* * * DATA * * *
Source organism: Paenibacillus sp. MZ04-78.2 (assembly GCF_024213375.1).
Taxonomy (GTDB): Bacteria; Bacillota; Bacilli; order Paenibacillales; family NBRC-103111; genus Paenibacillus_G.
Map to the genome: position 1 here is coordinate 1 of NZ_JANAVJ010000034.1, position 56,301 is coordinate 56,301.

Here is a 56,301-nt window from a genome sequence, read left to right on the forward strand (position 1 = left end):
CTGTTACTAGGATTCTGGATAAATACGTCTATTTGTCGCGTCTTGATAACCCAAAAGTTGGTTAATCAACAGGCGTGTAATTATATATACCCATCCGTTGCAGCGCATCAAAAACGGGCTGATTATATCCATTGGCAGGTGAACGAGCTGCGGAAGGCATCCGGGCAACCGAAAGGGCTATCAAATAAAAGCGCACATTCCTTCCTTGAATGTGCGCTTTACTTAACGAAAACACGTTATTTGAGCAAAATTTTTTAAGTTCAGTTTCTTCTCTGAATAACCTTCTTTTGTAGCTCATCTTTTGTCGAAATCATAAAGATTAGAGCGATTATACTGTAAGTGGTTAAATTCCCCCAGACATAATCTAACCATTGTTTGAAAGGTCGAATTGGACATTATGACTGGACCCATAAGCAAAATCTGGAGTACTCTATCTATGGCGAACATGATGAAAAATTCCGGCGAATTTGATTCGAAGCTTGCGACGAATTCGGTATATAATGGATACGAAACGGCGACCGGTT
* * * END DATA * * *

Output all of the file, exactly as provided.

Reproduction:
Source organism: Paenibacillus sp. MZ04-78.2 (assembly GCF_024213375.1).
Taxonomy (GTDB): Bacteria; Bacillota; Bacilli; order Paenibacillales; family NBRC-103111; genus Paenibacillus_G.
Map to the genome: position 1 here is coordinate 1 of NZ_JANAVJ010000034.1, position 56,301 is coordinate 56,301.

Here is a 56,301-nt window from a genome sequence, read left to right on the forward strand (position 1 = left end):
CTGTTACTAGGATTCTGGATAAATACGTCTATTTGTCGCGTCTTGATAACCCAAAAGTTGGTTAATCAACAGGCGTGTAATTATATATACCCATCCGTTGCAGCGCATCAAAAACGGGCTGATTATATCCATTGGCAGGTGAACGAGCTGCGGAAGGCATCCGGGCAACCGAAAGGGCTATCAAATAAAAGCGCACATTCCTTCCTTGAATGTGCGCTTTACTTAACGAAAACACGTTATTTGAGCAAAATTTTTTAAGTTCAGTTTCTTCTCTGAATAACCTTCTTTTGTAGCTCATCTTTTGTCGAAATCATAAAGATTAGAGCGATTATACTGTAAGTGGTTAAATTCCCCCAGACATAATCTAACCATTGTTTGAAAGGTCGAATTGGACATTATGACTGGACCCATAAGCAAAATCTGGAGTACTCTATCTATGGCGAACATGATGAAAAATTCCGGCGAATTTGATTCGAAGCTTGCGACGAATTCGGTATATAATGGATACGAAACGGCGACCGGTT